The NORSI Production Association (PO NORSI), established in Kstovo in 1957, is a major producer of gasoline, kerosene, diesel fuel, fuel oil, oil bitumen, mineral oils, paraffin, and other petroleum products. In the early 1980s, it became the base for a complex producing ethylene, propylene, and benzene delivered by product pipeline to Dzerzhinsk for polymer production.
Dzerzhinsk used to be a city of secret factories, design bureaus, and research institutes that produced state-of-the-art armaments and defense technology, from electronic antiaircraft defense systems, supersonic interceptor fighters, nuclear submarines, and airfoils to atomic and hydrogen bombs. This required a science-intensive, high-technology industry designed to output these products, well-equipped factories, and skilled workers. Nizhny Novgorod Region had all of these then and still has them.
The city's traditional role as a commercial center and the region's defense significance has led to the construction of an extensive transportation infrastructure. The region has more than 1000 km of waterways (most of them are equipped with light fixtures and reflectors and have a guaranteed depth of 3.5 m), more than 14 000 km of roads (with a network density nearly five times the average figure for Russia), and more than 1000 km of railways. The rail network can be considered complete, and electrification is currently nearing completion.
The city has had its own subway since 1985 and an international airport since 1994. The airport serves about 20 Russian routes and one international route (Frankfurt-Nizhny Novgorod operated jointly with Lufthansa), as well as tourist flights to a number of other countries.
The conclusion of a series of international transport agreements offers real prospects for local companies, owing to the fact that two Eurasian transport corridors intersect in Nizhny Novgorod Region: the road and railway Pan-European Corridor No. 2 (Berlin-Warsaw-Minsk-Moscow-Siberia TransSib) and a shipping route (Antarctic-Middle Eastern seas through the Volga Basin).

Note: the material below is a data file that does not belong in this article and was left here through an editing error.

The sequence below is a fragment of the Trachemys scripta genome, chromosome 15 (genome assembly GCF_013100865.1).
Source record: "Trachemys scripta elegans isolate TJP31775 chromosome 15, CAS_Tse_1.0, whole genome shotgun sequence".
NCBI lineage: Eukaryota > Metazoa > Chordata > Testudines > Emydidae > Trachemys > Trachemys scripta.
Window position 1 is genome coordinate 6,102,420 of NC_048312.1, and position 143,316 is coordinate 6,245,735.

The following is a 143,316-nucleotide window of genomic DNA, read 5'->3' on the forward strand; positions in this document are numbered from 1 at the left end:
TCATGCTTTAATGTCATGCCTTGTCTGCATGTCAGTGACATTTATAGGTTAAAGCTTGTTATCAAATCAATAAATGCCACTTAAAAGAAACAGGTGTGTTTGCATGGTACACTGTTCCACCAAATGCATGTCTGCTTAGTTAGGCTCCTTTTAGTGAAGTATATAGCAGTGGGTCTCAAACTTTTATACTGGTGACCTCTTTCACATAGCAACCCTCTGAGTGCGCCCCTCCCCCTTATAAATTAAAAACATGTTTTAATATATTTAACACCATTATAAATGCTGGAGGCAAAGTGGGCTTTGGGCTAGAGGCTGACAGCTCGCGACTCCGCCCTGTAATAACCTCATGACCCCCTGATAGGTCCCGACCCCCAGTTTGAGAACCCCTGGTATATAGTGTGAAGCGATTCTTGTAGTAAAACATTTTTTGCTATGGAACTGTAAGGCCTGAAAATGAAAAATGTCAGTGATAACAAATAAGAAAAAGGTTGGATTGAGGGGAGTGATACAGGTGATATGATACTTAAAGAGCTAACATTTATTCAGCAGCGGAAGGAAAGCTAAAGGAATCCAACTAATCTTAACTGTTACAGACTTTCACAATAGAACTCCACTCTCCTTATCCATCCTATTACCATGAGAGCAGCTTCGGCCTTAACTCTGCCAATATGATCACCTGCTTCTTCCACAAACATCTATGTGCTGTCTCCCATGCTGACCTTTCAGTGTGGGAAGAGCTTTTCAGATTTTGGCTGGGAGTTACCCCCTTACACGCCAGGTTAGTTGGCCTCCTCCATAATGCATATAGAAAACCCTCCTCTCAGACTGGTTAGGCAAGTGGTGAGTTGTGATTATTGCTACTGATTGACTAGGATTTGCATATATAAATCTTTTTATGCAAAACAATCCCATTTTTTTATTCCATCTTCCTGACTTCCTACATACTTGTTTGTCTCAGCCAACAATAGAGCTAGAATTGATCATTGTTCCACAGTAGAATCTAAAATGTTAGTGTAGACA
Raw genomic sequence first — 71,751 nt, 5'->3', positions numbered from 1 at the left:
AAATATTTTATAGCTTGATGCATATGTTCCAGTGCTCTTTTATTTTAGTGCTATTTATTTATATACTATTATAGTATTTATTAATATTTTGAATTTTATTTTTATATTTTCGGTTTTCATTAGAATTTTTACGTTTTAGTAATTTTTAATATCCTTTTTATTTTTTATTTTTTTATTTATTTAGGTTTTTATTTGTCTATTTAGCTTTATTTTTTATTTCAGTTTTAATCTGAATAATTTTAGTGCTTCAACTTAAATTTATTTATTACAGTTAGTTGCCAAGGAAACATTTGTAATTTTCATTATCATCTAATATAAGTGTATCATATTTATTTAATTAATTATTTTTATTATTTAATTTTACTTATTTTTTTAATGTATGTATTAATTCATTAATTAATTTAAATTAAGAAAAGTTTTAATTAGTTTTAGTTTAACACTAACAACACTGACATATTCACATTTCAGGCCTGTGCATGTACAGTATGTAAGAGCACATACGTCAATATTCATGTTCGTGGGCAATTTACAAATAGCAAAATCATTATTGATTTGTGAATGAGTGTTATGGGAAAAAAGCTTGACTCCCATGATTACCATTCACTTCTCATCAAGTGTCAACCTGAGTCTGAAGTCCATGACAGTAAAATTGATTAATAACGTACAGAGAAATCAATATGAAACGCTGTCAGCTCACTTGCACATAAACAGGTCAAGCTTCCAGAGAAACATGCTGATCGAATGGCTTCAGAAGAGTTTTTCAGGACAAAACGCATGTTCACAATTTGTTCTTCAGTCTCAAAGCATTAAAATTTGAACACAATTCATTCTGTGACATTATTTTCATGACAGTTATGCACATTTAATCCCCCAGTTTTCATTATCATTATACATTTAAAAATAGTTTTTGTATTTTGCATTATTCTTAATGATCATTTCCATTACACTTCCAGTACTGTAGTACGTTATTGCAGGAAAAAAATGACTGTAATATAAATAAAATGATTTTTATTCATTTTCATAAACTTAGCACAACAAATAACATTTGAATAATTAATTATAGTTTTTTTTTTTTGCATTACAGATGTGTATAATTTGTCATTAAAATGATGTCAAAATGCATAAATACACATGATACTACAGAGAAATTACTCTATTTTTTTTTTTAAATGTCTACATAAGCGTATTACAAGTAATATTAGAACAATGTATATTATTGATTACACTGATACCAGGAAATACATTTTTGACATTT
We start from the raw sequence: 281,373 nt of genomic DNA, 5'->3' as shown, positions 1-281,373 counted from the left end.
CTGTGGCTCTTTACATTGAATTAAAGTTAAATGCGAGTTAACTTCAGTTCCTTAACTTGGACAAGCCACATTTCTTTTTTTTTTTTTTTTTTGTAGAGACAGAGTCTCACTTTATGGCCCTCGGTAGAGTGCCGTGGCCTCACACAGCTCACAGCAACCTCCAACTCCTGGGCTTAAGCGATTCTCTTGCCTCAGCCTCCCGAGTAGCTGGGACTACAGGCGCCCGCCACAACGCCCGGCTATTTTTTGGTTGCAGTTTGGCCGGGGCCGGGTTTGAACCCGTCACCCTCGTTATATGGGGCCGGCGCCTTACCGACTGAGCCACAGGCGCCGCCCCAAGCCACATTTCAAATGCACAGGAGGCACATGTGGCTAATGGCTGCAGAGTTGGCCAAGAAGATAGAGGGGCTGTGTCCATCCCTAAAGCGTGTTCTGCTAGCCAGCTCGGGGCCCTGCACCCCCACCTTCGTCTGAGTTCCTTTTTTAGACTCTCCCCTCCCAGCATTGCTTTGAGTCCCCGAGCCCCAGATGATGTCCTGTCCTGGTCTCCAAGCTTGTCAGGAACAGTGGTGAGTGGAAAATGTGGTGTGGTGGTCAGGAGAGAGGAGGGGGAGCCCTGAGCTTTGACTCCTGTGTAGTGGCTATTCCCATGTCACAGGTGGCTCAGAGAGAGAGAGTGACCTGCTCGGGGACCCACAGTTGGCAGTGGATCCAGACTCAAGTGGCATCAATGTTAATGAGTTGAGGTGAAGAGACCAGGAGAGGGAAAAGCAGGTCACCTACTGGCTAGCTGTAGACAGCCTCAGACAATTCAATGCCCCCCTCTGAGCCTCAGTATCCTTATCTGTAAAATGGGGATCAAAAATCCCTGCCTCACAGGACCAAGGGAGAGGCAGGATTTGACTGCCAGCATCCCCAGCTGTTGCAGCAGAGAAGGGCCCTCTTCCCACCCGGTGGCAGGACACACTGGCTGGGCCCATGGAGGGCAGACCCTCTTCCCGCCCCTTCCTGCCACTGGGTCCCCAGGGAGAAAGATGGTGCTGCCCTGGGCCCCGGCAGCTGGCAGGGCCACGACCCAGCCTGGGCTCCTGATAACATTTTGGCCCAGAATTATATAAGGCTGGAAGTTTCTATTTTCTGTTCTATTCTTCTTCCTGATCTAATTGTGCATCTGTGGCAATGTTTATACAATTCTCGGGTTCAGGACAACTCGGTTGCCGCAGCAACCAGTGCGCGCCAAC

Today, the city and the region are open for cooperation; many joint projects have been developed and are already being implemented. The region maintains trade relations with many countries and has an export surplus. The largest volume of exports goes to Ukraine, Belarus, Switzerland, Kazakhstan, Belgium, and France. Imports come mainly from Ukraine, Germany, Belarus, Kazakhstan, Austria, the Netherlands, China, and the United States.
Nizhny Novgorod Region has traditionally been attractive to investors. In 2002, Moody's rating agency confirmed a Caa1rating based on the region's long-term foreign currency liabilities.
A great deal is also being done to develop the securities market. The stock market infrastructure is quite well developed in Nizhny Novgorod, and the exchange business is expanding. Companies and organizations registered in the region include 1153 joint-stock companies, 63 investment institutions, 34 commercial banks, 35 insurance companies, 1 voucher investment fund, 1 investment fund, 17 nongovernmental pension funds, 2 associations of professional stock market dealers, and 3 exchanges (stock, currency, and agricultural). Nizhny Novgorod Region was one of the first to issue a Eurobond loan, a promising field of activity for everyone. Today, Nizhny Novgorod Region is noted for having relatively highly developed market relations.
The year 1990 marked the revival of the Nizhny Novgorod trade fair after a 60-year lapse. The fair was liquidated on March 16, 1930, by order of the Council of Labor and Defense after more than 300 years of existence (from 1624 to 1817 in Makarev and from 1817 to 1930 in Nizhny Novgorod). Another notable event took place in 1996, when the Nizhny Novgorod fair hosted the All-Russian anniversary exhibition "The Future of Russia" dedicated to the 100th anniversary of the All-Russian Industrial Exhibition of 1896.
Today, the region needs serious partners interested in equitable, long-term, mutually beneficial partnerships. The Administration of Nizhny Novogorod has many specific programs that may be of interest to business partners.
City, district, and regional administrations exercise executive authority in the region. The Administration of Nizhny Novgorod Region headed by the Governor (elected for a four-year term) is the highest executive body.
The Legislative Assembly of Nizhny Novgorod Region headed by the Chairman is the region's highest legislative body (45 deputies elected for four-year terms).
CULTURE AND ART